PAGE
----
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Absence of systems consolidation of fear memories after dorsal, ventral, or complete hippocampal damage.
Hippocampus. 2008; 18(7):710-8.H

Abstract

We examined the effects of dorsal, ventral, or complete damage to the hippocampus on long-term retention of a Pavlovian conditioned fear response to a tone and a context paired with foot shock. Rats received a fear conditioning episode, in which a tone and context or context-alone were paired with foot shock. Two days or 12 weeks later, they received sham, dorsal, ventral, or complete NMDA-induced damage of the hippocampus. During a retention test conducted 2 weeks after surgery, the sham control rats exhibited high levels of freezing in the context and in the presence of the tone. Rats with dorsal, ventral, or complete hippocampal damage displayed very little freezing in the context at either learning-surgery intervals. Partial hippocampal damage tended to cause a smaller but consistent deficit in conditioned responding to context at the shorter (2 day) learning-surgery interval. Rats with hippocampal damage did not display less severe retrograde amnesia for more remote (12 weeks) memories. A similar pattern of results was observed for freezing to the tone. We find that the severity of retrograde amnesia for fear conditioning is related to the extent of the damage and that there is consistent and severe retrograde amnesia for remote contextual and cued fear memories. These findings support the idea that the hippocampal formation plays an essential and possibly permanent role in fear memories.

Authors+Show Affiliations

Department of Neuroscience, Canadian Centre for Behavioural Neuroscience, University of Lethbridge, Lethbridge, Alberta, Canada. robert.sutherland@uleth.caNo affiliation info availableNo affiliation info available

Pub Type(s)

Journal Article
Research Support, N.I.H., Extramural
Research Support, Non-U.S. Gov't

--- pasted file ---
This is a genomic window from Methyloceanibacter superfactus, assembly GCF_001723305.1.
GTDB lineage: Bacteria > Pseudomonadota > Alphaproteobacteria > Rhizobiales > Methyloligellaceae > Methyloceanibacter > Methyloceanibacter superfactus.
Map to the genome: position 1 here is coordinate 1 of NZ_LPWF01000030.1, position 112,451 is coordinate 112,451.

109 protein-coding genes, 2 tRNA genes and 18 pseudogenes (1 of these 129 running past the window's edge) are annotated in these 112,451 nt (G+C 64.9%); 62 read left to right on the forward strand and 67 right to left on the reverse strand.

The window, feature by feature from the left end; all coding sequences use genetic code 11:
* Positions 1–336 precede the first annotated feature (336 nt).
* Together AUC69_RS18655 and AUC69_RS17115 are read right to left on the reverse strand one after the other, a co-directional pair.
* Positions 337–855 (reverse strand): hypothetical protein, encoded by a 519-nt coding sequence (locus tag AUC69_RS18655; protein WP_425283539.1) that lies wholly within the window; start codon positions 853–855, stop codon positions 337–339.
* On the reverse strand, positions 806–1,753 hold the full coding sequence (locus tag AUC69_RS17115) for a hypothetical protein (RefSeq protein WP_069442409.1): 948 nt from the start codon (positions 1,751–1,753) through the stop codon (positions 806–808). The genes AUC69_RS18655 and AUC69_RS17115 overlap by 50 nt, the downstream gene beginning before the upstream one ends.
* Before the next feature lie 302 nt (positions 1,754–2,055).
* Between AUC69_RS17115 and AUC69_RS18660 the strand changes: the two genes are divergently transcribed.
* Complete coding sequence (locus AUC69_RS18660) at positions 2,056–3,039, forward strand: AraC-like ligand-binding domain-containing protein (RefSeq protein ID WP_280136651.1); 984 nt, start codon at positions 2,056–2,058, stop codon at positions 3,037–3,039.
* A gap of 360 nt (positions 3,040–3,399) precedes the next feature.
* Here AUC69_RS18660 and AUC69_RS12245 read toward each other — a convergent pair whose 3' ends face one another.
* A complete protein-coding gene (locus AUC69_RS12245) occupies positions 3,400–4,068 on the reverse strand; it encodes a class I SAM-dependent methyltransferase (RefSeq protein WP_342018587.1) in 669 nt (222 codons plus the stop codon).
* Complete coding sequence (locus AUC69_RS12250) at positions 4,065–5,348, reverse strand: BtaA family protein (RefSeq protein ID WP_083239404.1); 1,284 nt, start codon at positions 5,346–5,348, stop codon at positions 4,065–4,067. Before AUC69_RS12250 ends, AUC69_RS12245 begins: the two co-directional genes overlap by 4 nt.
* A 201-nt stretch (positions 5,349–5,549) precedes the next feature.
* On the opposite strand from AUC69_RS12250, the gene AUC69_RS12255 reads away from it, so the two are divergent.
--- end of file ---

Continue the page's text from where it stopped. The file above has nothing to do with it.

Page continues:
Language

eng

PubMed ID

18446823

Citation

Sutherland, Robert J., et al. "Absence of Systems Consolidation of Fear Memories After Dorsal, Ventral, or Complete Hippocampal Damage." Hippocampus, vol. 18, no. 7, 2008, pp. 710-8.
Sutherland RJ, O'Brien J, Lehmann H. Absence of systems consolidation of fear memories after dorsal, ventral, or complete hippocampal damage. Hippocampus. 2008;18(7):710-8.
Sutherland, R. J., O'Brien, J., & Lehmann, H. (2008). Absence of systems consolidation of fear memories after dorsal, ventral, or complete hippocampal damage. Hippocampus, 18(7), 710-8. https://doi.org/10.1002/hipo.20431
Sutherland RJ, O'Brien J, Lehmann H. Absence of Systems Consolidation of Fear Memories After Dorsal, Ventral, or Complete Hippocampal Damage. Hippocampus. 2008;18(7):710-8. PubMed PMID: 18446823.
* Article titles in AMA citation format should be in sentence-case
TY - JOUR T1 - Absence of systems consolidation of fear memories after dorsal, ventral, or complete hippocampal damage. AU - Sutherland,Robert J, AU - O'Brien,Jamus, AU - Lehmann,Hugo, PY - 2008/5/1/pubmed PY - 2008/8/21/medline PY - 2008/5/1/entrez SP - 710 EP - 8 JF - Hippocampus JO - Hippocampus VL - 18 IS - 7 N2 - We examined the effects of dorsal, ventral, or complete damage to the hippocampus on long-term retention of a Pavlovian conditioned fear response to a tone and a context paired with foot shock. Rats received a fear conditioning episode, in which a tone and context or context-alone were paired with foot shock. Two days or 12 weeks later, they received sham, dorsal, ventral, or complete NMDA-induced damage of the hippocampus. During a retention test conducted 2 weeks after surgery, the sham control rats exhibited high levels of freezing in the context and in the presence of the tone. Rats with dorsal, ventral, or complete hippocampal damage displayed very little freezing in the context at either learning-surgery intervals. Partial hippocampal damage tended to cause a smaller but consistent deficit in conditioned responding to context at the shorter (2 day) learning-surgery interval. Rats with hippocampal damage did not display less severe retrograde amnesia for more remote (12 weeks) memories. A similar pattern of results was observed for freezing to the tone. We find that the severity of retrograde amnesia for fear conditioning is related to the extent of the damage and that there is consistent and severe retrograde amnesia for remote contextual and cued fear memories. These findings support the idea that the hippocampal formation plays an essential and possibly permanent role in fear memories. SN - 1098-1063 UR - https://www.unboundmedicine.com/medline/citation/18446823/Absence_of_systems_consolidation_of_fear_memories_after_dorsal_ventral_or_complete_hippocampal_damage_ DB - PRIME DP - Unbound Medicine ER -